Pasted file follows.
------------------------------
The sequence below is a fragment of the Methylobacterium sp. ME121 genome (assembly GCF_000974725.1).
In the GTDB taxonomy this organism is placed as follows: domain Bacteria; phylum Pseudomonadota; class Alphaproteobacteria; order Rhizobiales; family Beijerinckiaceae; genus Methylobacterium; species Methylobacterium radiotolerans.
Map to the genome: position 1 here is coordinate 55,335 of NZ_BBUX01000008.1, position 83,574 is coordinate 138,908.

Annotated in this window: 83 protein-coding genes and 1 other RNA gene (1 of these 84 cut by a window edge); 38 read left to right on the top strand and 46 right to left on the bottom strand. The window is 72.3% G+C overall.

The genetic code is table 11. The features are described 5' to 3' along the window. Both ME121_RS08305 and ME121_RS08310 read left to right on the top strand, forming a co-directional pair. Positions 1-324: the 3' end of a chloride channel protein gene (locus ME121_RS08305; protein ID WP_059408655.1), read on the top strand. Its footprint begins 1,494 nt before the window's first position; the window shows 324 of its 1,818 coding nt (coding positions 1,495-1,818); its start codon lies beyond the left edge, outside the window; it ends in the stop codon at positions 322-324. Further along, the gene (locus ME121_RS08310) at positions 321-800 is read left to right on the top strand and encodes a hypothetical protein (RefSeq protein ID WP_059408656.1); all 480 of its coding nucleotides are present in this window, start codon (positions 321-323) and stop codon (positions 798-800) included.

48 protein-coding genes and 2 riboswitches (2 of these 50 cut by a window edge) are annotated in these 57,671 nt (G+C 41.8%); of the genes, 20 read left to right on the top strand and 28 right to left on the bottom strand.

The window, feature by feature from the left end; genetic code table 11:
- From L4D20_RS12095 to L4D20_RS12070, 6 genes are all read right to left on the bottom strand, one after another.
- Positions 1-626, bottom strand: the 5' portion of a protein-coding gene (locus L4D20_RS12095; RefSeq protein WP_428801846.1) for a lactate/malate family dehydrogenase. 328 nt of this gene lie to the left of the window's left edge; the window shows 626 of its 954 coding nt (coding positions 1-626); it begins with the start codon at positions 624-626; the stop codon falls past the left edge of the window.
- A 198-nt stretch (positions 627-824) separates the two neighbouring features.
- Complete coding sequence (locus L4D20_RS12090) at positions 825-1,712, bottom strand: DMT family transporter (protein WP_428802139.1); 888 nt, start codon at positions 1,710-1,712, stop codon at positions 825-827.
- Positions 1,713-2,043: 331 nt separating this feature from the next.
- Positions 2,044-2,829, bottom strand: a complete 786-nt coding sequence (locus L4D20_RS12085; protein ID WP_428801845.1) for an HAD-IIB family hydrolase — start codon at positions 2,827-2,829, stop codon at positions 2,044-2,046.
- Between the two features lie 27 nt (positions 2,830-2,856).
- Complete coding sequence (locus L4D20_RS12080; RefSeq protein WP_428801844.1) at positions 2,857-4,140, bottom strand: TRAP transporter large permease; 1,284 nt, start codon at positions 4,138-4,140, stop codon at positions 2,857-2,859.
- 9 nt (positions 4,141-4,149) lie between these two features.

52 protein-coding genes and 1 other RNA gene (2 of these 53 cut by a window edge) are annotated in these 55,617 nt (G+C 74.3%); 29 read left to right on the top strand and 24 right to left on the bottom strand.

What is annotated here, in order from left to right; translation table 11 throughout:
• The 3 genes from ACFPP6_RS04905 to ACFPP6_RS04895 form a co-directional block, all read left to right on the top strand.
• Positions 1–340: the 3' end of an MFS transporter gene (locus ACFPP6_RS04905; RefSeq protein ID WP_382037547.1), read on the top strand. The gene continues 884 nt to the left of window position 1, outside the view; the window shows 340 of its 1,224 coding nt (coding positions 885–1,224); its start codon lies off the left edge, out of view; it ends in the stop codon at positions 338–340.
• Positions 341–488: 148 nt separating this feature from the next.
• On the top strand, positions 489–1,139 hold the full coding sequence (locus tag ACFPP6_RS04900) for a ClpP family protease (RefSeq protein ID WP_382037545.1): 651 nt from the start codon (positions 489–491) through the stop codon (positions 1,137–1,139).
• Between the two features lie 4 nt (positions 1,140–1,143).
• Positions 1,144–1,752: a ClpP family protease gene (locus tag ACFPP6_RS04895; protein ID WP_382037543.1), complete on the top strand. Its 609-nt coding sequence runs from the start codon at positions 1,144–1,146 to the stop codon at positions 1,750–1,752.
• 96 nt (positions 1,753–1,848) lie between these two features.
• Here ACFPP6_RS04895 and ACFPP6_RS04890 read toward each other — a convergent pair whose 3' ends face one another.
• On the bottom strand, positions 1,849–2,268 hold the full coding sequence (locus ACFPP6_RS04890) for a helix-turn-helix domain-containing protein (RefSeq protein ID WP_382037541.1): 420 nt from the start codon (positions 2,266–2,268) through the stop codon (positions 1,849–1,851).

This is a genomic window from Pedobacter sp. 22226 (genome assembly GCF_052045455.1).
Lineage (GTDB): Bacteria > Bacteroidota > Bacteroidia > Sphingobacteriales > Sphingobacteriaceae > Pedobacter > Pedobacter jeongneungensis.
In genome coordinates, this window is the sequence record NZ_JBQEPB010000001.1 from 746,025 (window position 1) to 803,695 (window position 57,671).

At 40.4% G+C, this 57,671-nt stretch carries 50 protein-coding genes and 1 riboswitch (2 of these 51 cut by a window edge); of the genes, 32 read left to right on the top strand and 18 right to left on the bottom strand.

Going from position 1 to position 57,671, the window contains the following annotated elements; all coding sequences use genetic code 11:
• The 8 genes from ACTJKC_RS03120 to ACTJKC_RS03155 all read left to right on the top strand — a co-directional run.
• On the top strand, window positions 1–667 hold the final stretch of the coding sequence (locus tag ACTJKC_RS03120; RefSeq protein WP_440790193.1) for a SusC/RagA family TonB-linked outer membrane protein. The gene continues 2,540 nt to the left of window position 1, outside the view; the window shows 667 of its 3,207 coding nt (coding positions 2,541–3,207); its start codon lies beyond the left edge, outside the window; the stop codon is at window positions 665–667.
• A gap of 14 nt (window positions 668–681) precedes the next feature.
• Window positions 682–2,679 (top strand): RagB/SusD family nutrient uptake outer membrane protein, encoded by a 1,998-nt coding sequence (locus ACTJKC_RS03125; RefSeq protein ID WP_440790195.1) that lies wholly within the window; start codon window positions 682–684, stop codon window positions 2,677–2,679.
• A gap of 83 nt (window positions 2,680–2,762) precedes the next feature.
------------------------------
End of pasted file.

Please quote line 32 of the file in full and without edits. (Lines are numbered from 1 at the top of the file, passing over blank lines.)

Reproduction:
Going from position 1 to position 57,671, the window contains the following annotated elements; all coding sequences use genetic code 11: